People visit a local market decorated with Brazilian colors in a street of Rio de Janeiro on June 10, 2014, Brazil. (AFP PHOTO / CHRISTOPHE SIMON)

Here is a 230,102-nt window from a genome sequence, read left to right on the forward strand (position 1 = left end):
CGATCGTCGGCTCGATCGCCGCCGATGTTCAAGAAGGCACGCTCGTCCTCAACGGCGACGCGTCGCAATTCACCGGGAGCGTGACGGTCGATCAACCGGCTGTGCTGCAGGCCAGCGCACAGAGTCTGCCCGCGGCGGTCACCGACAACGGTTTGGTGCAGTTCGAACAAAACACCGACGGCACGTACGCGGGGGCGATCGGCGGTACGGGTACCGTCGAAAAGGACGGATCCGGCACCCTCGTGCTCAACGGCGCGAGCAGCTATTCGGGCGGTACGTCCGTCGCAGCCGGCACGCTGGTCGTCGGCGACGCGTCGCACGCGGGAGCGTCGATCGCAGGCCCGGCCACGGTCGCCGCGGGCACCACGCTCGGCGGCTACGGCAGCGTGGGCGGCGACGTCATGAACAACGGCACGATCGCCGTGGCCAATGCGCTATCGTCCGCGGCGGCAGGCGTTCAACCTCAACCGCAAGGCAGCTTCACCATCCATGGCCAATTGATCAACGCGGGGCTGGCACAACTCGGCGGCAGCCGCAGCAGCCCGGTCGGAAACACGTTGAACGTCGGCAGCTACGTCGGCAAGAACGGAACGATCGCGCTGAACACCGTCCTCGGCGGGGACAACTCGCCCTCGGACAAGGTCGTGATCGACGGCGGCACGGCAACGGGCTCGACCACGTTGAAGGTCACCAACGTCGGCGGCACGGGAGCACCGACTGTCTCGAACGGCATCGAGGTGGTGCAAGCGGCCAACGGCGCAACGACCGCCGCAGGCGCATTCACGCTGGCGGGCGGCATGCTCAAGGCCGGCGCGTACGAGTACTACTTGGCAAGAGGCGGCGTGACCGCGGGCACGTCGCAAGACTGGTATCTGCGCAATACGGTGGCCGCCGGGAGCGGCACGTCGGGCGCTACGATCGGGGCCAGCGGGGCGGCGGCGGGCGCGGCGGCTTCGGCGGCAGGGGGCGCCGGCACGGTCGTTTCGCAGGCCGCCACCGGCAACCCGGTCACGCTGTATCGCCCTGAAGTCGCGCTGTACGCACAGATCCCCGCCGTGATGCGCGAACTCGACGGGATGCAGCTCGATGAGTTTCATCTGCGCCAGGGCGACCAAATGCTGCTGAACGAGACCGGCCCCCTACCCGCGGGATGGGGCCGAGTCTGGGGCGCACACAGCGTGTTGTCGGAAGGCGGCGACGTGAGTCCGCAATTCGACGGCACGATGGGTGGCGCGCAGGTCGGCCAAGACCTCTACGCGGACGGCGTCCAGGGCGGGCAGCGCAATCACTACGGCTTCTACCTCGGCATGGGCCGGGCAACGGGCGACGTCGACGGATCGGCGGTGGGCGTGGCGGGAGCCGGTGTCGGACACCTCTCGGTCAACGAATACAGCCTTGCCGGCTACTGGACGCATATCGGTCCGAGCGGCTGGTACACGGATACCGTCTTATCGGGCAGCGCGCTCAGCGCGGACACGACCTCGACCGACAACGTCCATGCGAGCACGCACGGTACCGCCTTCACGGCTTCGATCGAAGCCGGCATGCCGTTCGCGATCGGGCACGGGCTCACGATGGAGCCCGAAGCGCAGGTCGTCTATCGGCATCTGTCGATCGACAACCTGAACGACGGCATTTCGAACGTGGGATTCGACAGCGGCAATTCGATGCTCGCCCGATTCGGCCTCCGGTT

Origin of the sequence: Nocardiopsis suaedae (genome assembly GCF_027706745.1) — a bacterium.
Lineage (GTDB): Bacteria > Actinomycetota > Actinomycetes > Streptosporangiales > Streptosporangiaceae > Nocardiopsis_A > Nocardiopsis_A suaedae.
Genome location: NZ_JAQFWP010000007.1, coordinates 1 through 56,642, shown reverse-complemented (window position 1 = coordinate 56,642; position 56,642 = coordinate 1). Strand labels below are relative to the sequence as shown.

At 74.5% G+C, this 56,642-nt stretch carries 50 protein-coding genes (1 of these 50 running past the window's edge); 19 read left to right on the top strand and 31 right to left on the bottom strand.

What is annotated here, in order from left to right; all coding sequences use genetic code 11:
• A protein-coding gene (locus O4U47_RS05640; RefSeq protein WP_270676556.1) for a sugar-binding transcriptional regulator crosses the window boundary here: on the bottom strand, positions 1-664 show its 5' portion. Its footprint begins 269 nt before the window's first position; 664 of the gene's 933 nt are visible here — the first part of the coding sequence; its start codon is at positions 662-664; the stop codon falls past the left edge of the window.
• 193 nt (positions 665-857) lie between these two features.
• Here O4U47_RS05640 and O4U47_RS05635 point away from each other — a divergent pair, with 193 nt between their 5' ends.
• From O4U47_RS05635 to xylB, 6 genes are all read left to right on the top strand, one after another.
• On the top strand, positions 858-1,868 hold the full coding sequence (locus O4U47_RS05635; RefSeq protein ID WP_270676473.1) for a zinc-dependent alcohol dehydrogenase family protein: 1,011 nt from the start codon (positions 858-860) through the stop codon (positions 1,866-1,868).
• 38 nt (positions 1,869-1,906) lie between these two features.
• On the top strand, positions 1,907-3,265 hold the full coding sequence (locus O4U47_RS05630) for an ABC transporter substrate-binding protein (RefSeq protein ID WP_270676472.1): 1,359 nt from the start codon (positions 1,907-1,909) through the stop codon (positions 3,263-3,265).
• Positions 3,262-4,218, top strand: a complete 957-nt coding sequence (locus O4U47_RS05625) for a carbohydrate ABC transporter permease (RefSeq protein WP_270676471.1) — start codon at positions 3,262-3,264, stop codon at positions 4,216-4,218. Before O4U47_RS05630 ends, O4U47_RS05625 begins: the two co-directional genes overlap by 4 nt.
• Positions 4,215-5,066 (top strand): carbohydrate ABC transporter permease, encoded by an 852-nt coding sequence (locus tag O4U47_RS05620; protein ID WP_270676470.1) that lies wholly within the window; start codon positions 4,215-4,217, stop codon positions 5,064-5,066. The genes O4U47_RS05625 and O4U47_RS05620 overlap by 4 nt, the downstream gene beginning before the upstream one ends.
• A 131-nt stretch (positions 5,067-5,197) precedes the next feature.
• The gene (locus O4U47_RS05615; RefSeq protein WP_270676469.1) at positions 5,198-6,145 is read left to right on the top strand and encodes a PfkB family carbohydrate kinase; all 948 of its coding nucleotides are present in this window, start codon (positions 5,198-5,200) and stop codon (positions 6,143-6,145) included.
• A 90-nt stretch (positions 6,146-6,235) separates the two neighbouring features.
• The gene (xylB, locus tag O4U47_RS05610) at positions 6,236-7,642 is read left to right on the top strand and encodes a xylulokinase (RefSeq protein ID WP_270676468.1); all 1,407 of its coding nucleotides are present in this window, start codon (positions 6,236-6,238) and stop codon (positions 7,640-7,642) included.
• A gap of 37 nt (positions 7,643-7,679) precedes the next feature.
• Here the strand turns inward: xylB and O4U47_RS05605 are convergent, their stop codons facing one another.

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Conventional wisdom has been that a Brazil loss at home in the World Cup would be a positive for the country's financial markets.Tuesday's 7-1 loss to Germany, though, was so crushing that it upends that theory, according to Geoffrey Dennis, the head of emerging-market strategy at UBS AG, who's been covering Brazil since the early 1990s.With Brazilian markets closed Wednesday for a holiday, the iShares MSCI Brazil Capped ETF gained 0.5 percent in early New York trading while American depositary receipts of state-controlled oil producer Petroleo Brasileiro SA added 0.4 percent at 8:17 a.m. in New York.Tuesday's loss, the worst defeat in the country's history, dashed Brazil's hopes of overcoming the national tragedy of losing the final match of the 1950 World Cup at home.A Datafolha survey published July 2 showed that 38 percent of Brazilians would vote for her in the Oct. 3 election, down from 44 percent in February.As the Brazilian team was thrashed by its opponents Tuesday, some in the stadium jeered Rousseff, who had promised to host the "cup of cups".
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